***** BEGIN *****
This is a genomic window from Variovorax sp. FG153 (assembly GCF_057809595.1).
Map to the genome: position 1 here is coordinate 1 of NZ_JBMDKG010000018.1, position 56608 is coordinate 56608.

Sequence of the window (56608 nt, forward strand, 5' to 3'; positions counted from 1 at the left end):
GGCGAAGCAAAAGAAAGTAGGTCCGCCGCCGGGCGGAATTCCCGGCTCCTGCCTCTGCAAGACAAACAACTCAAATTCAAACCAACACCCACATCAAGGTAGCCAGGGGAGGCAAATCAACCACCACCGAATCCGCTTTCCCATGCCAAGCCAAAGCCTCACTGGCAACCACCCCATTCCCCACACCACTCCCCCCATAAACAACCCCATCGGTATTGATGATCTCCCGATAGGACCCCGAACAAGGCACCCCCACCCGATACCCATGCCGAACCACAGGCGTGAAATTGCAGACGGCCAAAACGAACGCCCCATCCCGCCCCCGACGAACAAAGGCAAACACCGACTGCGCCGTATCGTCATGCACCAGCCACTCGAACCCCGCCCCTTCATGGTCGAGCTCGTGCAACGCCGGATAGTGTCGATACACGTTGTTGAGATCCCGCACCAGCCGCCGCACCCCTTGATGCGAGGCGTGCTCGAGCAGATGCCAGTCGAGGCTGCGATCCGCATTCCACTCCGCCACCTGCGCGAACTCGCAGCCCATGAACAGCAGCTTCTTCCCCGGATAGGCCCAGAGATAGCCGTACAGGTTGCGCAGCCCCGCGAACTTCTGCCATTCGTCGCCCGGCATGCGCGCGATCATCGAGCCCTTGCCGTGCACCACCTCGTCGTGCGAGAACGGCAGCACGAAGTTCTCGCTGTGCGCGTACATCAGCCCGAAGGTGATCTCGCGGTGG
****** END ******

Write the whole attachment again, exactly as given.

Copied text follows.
This is a genomic window from Variovorax sp. FG153 (assembly GCF_057809595.1).
Map to the genome: position 1 here is coordinate 1 of NZ_JBMDKG010000018.1, position 56608 is coordinate 56608.

Sequence of the window (56608 nt, forward strand, 5' to 3'; positions counted from 1 at the left end):
GGCGAAGCAAAAGAAAGTAGGTCCGCCGCCGGGCGGAATTCCCGGCTCCTGCCTCTGCAAGACAAACAACTCAAATTCAAACCAACACCCACATCAAGGTAGCCAGGGGAGGCAAATCAACCACCACCGAATCCGCTTTCCCATGCCAAGCCAAAGCCTCACTGGCAACCACCCCATTCCCCACACCACTCCCCCCATAAACAACCCCATCGGTATTGATGATCTCCCGATAGGACCCCGAACAAGGCACCCCCACCCGATACCCATGCCGAACCACAGGCGTGAAATTGCAGACGGCCAAAACGAACGCCCCATCCCGCCCCCGACGAACAAAGGCAAACACCGACTGCGCCGTATCGTCATGCACCAGCCACTCGAACCCCGCCCCTTCATGGTCGAGCTCGTGCAACGCCGGATAGTGTCGATACACGTTGTTGAGATCCCGCACCAGCCGCCGCACCCCTTGATGCGAGGCGTGCTCGAGCAGATGCCAGTCGAGGCTGCGATCCGCATTCCACTCCGCCACCTGCGCGAACTCGCAGCCCATGAACAGCAGCTTCTTCCCCGGATAGGCCCAGAGATAGCCGTACAGGTTGCGCAGCCCCGCGAACTTCTGCCATTCGTCGCCCGGCATGCGCGCGATCATCGAGCCCTTGCCGTGCACCACCTCGTCGTGCGAGAACGGCAGCACGAAGTTCTCGCTGTGCGCGTACATCAGCCCGAAGGTGATCTCGCGGTGG